http://belgium.indymedia.org/front.php3?article_id=43707 and

"The organizers of this so-called “strike” are the very same collection of slimy forces that backed the April [2002] coup d’etat and Dictator-for-a-Day Pedro Carmona, who, once in power, abolished the Supreme Court, the Congress, shut down Community TV and Radio Stations, assassinated 50 political activists, and nullified the Constitution. Carmona also freed the sniper-assassins who had fired shots from rooftops on April 11th into crowds of people, creating the pretext for what was, back then, a military coup. (Stay tuned for our upcoming report about the undisclosed conflicts-of-interest of one of the foreign reporters that helped to create this pretext last April.)"
-- Al Giordano of NarcoNews.com - December 22 2002.


Venezuela opposition, state waging battle through media. PETROLEUMWORLD. Caracas, Dec 21 2002. AP

[Excerpt begins]

In recent days, seven national private TV channels repeatedly have broadcast slickly produced ads blaming Chavez for everything from street crime to gasoline shortages. The gas problem stems from the TV-supported strike.

"We will not give up the fight, we won't give up until he resigns," one ad drones on Venevision.

"Not one step backward. Out! Leave Now!" states another, paid for by the Democratic Coordinator opposition umbrella group and repeatedly broadcast on the Globovision 24-hour news network.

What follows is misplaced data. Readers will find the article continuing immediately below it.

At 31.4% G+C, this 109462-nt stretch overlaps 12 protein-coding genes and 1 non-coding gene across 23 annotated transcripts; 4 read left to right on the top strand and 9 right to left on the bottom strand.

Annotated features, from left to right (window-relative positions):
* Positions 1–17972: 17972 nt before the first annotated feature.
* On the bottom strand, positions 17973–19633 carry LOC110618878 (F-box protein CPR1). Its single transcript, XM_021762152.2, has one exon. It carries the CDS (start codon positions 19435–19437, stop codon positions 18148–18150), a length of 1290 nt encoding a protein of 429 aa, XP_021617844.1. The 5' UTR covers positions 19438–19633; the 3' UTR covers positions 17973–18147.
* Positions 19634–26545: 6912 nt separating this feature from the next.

Yet another ad, titled "History of a Failure," shows clips of dirty street kids, long unemployment lines and acts of political violence. A voiceover repeatedly accuses Chavez of "Failure! Failure!"

Commercials for Christmas gifts have been replaced by political propaganda since the strike began Dec. 2. Normal programming - soap operas, cartoons, sitcoms - has been swapped for near-constant news coverage and marathon talk shows with opposition politicians.

[Excerpt ends]


"Much of this struggle is about oil. Venezuela is the world's fourth largest oil producer and its oil industry is critical to its economy. Chavez's 'bolivarian revolution' argues for a role for the state in the oil industry, the redistribution of oil income, and the use of revenues from this resource to build economic independence. But since 1974, the oil industry has been moving in the opposite direction. At that time [1974] , the state-run-oil company kept 20% of its revenue in operating costs and turned 80% over to the state. In 1990 it was 50-50 and in 1998, when Chavez was elected, the company kept 80% and turned 20% over. What the neoliberals had in mind in the late 1990s was full privatization-not a reversal of the trend of the previous 20 years. Added to this, the administration of the oil industry is in the hands of anti-Chavez forces, making it possible for them to go on strike in order to promote privatization.